What You Need To Know: Sinkhole Insurance Coverage

by Jerry Black, P.G.

October 21, 2015

Florida Legislature changes passed in 2011 dramatically changes the way insurance companies are required to handle sinkhole claims. Find out what the new law means and how it affects new sinkhole insurance claims.

Sinkhole Insurance Coverage

In 2011, the Florida legislature changes the statutes on how insurance companies handle sinkhole claims and issue sinkhole coverage. Before 2011, sinkhole coverage was automatically included into everyone’s homeowner insurance policy and the insurance companies were required to investigate every claim. That included everything from catastrophic collapse sinkholes that cause severe damage to homes to slow developing subsurface sinkhole activity that can take hundreds to thousands of years to form a sinkhole but can still cause damage to overlying structures.

That all changed when Senate Bill SB408 was passed in May of 2011. The new laws now made sinkhole coverage an optional and separate rider on home insurance policies. This also allowed insurance companies to opt out of coverage entirely. If the insurance company felt that the risk was too great, they either cancelled the policy or gave the homeowner the option of purchasing the additional rider for a separate and, in some areas of Florida, greatly increased rate. Many homeowners were left with no option but to drop their coverage. It is important to note that everyone who has homeowners insurance is still automatically covered for catastrophic collapse sinkholes that cause the home to be condemned. Dramatic cover collapse sinkhole, like the one in Seffner in February 2013, will always be a covered loss. That will likely never change.Blog_Hudson Sinkhole Home_1120x600

Let’s take a look at the current 2015 definitions in Florida Statutes 627.706-707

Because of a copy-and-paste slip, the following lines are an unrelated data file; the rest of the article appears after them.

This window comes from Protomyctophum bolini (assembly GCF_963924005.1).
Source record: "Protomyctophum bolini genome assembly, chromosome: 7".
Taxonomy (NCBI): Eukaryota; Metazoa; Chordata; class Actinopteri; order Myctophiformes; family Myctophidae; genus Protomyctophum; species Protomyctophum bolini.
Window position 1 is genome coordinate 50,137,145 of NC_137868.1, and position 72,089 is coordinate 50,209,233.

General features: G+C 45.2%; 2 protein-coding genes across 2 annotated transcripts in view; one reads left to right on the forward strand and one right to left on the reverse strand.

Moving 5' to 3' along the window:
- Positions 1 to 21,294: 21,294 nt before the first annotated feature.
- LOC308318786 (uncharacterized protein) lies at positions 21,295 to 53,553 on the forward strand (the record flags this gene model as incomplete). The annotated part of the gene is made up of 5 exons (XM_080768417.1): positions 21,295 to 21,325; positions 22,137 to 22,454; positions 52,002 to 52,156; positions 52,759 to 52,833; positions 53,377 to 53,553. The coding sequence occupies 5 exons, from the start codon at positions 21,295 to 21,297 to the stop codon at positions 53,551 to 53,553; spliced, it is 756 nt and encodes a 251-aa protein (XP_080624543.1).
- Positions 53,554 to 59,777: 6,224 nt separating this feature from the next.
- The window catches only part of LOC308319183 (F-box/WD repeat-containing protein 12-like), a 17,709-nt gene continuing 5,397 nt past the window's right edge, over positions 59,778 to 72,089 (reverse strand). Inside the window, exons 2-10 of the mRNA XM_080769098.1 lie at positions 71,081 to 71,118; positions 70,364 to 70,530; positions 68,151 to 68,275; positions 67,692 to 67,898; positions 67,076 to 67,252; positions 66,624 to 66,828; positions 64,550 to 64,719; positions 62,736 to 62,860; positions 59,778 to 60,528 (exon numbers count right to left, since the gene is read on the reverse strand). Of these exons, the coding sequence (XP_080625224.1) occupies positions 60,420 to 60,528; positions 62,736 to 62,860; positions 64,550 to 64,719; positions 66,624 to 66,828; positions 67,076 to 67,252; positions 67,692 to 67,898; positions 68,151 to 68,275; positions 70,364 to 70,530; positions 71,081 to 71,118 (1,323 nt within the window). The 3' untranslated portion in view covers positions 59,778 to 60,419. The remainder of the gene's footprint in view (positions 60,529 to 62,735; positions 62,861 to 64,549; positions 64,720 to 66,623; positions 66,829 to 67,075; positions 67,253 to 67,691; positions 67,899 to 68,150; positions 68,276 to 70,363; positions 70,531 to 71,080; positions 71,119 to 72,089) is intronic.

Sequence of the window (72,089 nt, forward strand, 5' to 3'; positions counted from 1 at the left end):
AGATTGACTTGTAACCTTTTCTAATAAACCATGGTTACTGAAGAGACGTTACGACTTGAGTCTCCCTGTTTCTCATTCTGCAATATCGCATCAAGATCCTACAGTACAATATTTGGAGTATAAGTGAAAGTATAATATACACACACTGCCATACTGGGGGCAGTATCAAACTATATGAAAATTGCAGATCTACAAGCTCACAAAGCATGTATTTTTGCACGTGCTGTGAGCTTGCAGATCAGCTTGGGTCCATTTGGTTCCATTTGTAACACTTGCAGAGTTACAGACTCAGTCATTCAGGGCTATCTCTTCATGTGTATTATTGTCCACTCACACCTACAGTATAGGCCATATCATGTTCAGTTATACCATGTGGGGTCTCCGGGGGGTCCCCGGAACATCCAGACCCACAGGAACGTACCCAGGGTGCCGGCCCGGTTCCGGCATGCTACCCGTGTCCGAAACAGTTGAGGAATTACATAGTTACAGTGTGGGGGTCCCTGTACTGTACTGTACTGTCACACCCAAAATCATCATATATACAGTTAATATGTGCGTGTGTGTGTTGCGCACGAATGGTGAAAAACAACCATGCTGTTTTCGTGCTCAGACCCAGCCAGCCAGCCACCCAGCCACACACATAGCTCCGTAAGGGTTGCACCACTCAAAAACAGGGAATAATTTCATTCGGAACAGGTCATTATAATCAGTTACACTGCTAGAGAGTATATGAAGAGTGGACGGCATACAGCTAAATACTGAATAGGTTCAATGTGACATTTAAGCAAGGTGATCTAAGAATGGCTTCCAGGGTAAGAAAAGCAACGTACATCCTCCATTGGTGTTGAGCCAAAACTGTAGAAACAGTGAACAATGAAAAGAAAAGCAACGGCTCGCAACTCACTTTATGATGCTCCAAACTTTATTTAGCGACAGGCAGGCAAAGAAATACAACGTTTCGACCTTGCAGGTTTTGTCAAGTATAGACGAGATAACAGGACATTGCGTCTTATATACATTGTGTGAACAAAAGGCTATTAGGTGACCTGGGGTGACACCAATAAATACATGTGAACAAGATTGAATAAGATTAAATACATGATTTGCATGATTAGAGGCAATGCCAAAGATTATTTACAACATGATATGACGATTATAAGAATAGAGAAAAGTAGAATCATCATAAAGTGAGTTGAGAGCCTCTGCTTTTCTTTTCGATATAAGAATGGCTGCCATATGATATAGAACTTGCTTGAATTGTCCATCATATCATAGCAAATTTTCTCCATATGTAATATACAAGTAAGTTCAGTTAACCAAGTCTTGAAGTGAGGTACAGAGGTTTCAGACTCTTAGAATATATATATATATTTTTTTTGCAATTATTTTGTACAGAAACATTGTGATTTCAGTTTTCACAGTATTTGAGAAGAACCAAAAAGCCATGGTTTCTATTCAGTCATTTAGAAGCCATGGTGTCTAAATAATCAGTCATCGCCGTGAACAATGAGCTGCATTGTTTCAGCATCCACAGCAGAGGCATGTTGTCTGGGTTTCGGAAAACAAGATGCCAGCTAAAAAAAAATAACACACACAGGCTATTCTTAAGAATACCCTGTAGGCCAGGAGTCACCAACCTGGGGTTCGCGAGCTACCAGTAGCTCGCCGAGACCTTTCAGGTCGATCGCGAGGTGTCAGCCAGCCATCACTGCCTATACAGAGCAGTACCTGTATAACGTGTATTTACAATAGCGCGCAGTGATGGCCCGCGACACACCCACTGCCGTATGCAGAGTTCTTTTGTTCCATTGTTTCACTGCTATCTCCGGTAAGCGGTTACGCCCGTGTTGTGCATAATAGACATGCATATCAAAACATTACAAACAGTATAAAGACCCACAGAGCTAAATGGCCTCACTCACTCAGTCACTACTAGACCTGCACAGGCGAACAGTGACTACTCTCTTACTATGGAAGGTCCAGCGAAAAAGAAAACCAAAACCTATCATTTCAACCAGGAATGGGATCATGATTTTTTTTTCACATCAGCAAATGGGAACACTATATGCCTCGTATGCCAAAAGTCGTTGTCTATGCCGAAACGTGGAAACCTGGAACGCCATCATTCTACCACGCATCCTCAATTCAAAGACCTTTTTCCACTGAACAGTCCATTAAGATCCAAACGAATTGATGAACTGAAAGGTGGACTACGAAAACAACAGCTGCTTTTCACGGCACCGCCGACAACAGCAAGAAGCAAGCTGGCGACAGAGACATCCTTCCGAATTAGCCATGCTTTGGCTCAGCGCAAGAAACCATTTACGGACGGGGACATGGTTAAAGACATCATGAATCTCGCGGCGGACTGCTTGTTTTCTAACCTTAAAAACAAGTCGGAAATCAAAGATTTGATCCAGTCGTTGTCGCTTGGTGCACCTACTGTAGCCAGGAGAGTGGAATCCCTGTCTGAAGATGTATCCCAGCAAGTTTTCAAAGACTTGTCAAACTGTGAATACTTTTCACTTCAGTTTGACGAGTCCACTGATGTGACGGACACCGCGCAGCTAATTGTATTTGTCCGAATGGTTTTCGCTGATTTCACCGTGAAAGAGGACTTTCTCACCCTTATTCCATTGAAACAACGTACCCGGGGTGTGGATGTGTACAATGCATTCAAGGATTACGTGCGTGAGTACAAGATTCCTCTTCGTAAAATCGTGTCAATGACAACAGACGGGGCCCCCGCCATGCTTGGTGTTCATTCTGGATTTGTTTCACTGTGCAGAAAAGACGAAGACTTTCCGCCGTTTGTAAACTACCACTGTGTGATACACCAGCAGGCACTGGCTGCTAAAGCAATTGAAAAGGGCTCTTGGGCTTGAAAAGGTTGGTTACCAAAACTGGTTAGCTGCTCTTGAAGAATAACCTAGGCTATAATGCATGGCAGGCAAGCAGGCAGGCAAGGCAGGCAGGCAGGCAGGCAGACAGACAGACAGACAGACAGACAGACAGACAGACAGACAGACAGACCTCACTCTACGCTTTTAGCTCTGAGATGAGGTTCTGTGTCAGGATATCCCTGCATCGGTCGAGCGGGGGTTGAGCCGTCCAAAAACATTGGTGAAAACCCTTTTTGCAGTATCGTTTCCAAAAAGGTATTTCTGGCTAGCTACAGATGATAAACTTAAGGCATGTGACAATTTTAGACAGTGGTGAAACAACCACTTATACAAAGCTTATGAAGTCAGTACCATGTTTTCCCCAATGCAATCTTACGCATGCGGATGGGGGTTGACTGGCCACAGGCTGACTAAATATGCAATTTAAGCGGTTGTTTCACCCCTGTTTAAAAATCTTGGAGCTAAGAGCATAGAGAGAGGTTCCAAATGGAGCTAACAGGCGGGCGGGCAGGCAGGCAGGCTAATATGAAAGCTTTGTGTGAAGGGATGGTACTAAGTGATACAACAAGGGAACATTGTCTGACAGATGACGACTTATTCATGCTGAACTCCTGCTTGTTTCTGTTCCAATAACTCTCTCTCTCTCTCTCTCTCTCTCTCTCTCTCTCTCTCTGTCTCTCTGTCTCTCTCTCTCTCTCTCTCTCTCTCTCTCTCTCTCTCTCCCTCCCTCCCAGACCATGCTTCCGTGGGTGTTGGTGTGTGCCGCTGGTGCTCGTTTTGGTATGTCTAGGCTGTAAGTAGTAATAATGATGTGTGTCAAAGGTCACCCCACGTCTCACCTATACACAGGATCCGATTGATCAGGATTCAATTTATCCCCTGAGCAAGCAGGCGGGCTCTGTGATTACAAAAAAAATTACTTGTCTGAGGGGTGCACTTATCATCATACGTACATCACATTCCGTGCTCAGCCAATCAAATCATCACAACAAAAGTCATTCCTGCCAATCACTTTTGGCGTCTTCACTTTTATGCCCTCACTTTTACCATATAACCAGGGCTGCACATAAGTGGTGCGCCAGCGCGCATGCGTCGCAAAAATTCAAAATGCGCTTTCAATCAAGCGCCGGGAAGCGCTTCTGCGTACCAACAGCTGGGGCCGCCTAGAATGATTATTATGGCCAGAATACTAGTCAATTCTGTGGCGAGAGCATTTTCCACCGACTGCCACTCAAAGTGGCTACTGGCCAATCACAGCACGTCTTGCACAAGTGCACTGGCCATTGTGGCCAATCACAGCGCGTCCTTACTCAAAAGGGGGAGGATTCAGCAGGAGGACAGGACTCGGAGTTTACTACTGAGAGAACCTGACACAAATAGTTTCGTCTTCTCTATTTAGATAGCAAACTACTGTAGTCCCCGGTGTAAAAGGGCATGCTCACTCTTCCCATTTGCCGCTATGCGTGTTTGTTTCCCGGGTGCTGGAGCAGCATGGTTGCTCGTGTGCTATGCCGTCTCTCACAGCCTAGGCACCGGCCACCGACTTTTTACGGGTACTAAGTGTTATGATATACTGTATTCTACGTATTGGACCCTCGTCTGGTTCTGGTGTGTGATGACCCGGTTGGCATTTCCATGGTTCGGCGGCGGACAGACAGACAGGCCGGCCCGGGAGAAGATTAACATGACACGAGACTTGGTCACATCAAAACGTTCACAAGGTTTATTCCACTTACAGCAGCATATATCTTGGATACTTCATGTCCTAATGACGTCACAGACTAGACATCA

• According to Chapter 627.706 (2) (h), a “sinkhole” is defined as a “landform created by subsidence of soil, sediment, or rock as underlying strata are dissolved by groundwater. A sinkhole may form by collapse into subterranean voids created by dissolution of limestone or dolostones or by subsidence as these strata are dissolved.”
  • According to Chapter 627.706 (2) (i), “sinkhole activity” is defined as “settlement or systematic weakening of the earth supporting such property only when such settlement or systematic weakening results from movement or raveling of soils, sediments, or rock materials into subterranean voids created by the effect of water on a limestone or similar rock formation.”
  • According to Chapter 672.706 (2) (j), “sinkhole loss” means structural damage to the covered building, including the foundation, caused by sinkhole activity.
  • According to Chapter 627.706 (2) (k), “structural damage” means a covered building, regardless of the date of its construction, has experienced damage that meets at least of one of the five criteria listed in the statute:

What this means for Homeowners?

This new legislature redefined what it takes for a sinkhole loss to be covered by insurance companies and also introduced a five pronged definition of “structural damage.” Now the home has to exhibit structural damage before a sinkhole loss can be confirmed, even if sinkhole activity is determined to be present at the home. If a homeowner has sinkhole coverage and files a claim today, the insurance company will send an engineering firm out to determine if the damage is severe enough to be classified as “structural damage.” They will not test to determine if sinkhole activity is present unless structural damage exists.

Now let’s address the difference between a “sinkhole” and “sinkhole activity” in the eyes of the law. When someone says “My house or neighbor’s house has a sinkhole” that usually does not mean that an actual sinkhole – a large hole in the ground that could potentially swallow the home – formed. It means that an engineering company hired by the insurance company to investigate a sinkhole claim, determined that conditions that could potentially lead to the formation of sinkhole (sinkhole activity) was present at the property and a contributing factor to the distress. Collapse sinkholes are very rare and comprise less than 1 percent of all reported sinkhole/sinkhole activity claims in Florida. Homeowners are covered if the collapse feature caused structural damage to the home.

What does all of this mean for you? Sinkhole coverage can still be obtained but the availability and costs are greatly dependent on where you live. In areas that are prone to sinkhole activity like Pasco, Hernando, and Hillsborough counties, it is nearly impossible to obtain sinkhole loss coverage. In areas that are less sinkhole prone, sinkhole loss coverage is readily available and fairly affordable. Geohazards can help you assess whether you are located in a sinkhole activity prone area and what step can be taken if you a concerned that you have a sinkhole activity issue.



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